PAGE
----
Story of Biruta

Like a phoenix, I rise

A city’s continuous destruction and reconstruction

She fell,

She crashed,

She broke,

She cried,

She crawled,

She hurt,

She surrendered,

And then…

She rose again.

     Biruta… Never heard of this city?

     Find your closest map and try looking for it.

     You cannot find it? Look closer.

     You gave up?

     Don’t worry you’ll find it very soon as you keep on reading.

Biruta was an old city inspired by the Macedonian architecture. In 140 B.C., Biruta was destroyed by Diodotus Tryphon in his contest with Antiochus VII Sidetes for the throne of the Macedonian Seleucid monarchy. Very soon, Biruta was rebuilt on more conventional Hellenistic plan and renamed Laodicea in Phoenicia. This new city was built over the old one. In 64 B.C., the city was conquered by Pompey and was assimilated into the Roman Empire. In 14 B.C., during the reign of Herod the Great, the city became a colonia and was named Berytus. Public architecture included several bath complexes, colonnaded streets, a circus and theater. However in 551, an earthquake occurred and left many archeological sites underground. In 635, the city was renamed after it passed under Arab control and was rebuilt. During the middle ages, the city was overshadowed by Acre. During the period of 1110 and 1291, John of Ibelin rebuilt the city. However, from 1975 to 1990, the city sadly was under a huge amount of destruction.

This city was destroyed and rebuilt seven times.

Each time this city rose from the ashes and came out stronger than ever before.

This city is Beirut, the spirit of the Phoenix, the Paris of the Middle East.

In the late 1990s and in the beginning of the 2000s, tremendous efforts and resources have been dedicated to the reconstruction of Beirut’s city center due to its destruction during the civil war.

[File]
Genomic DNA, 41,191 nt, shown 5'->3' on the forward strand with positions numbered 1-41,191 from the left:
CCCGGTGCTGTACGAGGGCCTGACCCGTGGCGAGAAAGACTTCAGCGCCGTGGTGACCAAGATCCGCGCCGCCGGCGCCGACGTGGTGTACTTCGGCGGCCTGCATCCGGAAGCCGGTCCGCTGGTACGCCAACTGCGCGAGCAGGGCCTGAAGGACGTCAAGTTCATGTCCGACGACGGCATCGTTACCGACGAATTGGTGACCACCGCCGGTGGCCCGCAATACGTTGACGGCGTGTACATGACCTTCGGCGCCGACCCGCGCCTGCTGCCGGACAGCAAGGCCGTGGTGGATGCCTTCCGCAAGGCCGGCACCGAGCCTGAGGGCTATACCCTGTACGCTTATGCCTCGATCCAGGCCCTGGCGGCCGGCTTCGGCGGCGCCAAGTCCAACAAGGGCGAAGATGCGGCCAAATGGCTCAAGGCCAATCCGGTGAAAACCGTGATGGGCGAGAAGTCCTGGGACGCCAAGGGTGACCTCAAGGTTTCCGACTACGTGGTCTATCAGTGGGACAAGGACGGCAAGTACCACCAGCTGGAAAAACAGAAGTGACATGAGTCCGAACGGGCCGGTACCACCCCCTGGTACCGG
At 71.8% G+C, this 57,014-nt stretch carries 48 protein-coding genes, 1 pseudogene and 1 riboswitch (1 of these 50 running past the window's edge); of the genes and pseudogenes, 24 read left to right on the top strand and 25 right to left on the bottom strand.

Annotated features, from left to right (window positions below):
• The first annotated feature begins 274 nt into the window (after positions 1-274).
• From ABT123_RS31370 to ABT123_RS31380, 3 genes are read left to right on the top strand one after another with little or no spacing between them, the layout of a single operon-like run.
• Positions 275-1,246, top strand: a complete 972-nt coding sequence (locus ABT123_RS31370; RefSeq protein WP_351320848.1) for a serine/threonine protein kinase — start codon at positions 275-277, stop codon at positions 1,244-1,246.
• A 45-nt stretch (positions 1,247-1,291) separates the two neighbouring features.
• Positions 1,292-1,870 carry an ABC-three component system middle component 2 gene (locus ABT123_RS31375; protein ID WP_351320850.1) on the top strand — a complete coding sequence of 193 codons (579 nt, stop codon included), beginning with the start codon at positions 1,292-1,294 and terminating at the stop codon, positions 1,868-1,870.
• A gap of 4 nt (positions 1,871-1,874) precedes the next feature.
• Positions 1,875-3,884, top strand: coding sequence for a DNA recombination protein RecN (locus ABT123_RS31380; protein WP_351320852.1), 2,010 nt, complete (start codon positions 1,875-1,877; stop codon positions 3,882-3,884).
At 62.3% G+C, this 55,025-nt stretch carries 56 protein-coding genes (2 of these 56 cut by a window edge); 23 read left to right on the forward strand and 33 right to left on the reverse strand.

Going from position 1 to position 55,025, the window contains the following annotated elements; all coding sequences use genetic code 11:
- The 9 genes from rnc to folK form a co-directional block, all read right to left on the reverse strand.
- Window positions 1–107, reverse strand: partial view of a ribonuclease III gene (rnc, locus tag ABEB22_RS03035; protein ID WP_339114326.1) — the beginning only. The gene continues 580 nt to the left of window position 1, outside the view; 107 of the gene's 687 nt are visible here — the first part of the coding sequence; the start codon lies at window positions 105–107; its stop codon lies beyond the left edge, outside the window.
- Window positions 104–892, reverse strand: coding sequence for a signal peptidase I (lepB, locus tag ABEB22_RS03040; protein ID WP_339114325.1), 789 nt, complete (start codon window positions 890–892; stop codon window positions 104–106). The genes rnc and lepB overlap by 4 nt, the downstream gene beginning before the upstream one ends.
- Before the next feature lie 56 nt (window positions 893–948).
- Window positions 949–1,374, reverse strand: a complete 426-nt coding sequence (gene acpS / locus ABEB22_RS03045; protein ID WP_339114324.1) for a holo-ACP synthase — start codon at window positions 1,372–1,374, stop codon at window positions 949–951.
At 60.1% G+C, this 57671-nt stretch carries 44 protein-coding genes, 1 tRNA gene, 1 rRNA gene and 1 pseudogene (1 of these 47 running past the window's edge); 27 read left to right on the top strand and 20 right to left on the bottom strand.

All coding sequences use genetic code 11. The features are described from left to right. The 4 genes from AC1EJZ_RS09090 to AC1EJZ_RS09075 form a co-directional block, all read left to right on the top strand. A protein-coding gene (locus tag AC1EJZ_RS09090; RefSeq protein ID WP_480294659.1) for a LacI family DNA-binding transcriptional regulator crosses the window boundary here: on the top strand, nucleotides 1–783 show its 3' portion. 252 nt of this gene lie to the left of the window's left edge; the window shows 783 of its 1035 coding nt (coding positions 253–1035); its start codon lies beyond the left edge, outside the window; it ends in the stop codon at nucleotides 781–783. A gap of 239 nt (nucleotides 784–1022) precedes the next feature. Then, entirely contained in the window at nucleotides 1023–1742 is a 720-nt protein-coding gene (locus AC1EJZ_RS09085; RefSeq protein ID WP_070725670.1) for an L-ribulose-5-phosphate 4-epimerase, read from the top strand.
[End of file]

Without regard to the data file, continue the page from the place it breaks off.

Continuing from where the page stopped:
images (1)

Before the war, Beirut was the only city in the Arab region offering many services such as banking, excellent education, reputable medical facilities, and luxurious hotel and dining experience, not forgetting the tremendous amount of entertainment the city offered. During its Golden age, 1.5 million visitors annually came to Beirut to witness its unique nightlife and rich archeological sites.

However, the war destroyed the city in many ways. Urban warfare was a main feature of this war. Beirut was divided according to ideological and religious lines. A new mental map of the city was created: East and West Beirut separated by the Green Line demarcation extending from Martyrs’ square along Damascus road to the south of the city. The central area district which flanked the demarcation line became the main combat zone.

new map

As soon as this battle ended, another kind of battles began: a battle to rebuild the central district. Yes, a battle. Many plans were suggested but got off to a poor start due to many strategic decisions that led to loud public protests.

Finally, a master plan was adopted that promised to preserve the historical layers of the city and make reconstruction and development possible. Emphasis was primarily placed on acknowledging historic street alignments and devising a set of urban design and building controls to encourage the redevelopment of the traditional Beirut.


Project milestones were: Place de l’Etoile, Saifi residential neighborhood, and administrative buildings. These milestones extended to Beirut Souks and the Waterfront Park.

These projects were beautifully executed and life returned to the central district of Beirut. However, I cannot help it but to ask: did the master plan really respect its main strategy to revive the memory of the old Beirut? Is this old city’s soul still present?

I wonder.

Hopefully, I will find my answers in the next post.


The timeline of Beirut.

Simons, K. Dividing and Rebuilding Beirut: Lessons from a Contested City. PlannersNetwork. April 23, 2003.

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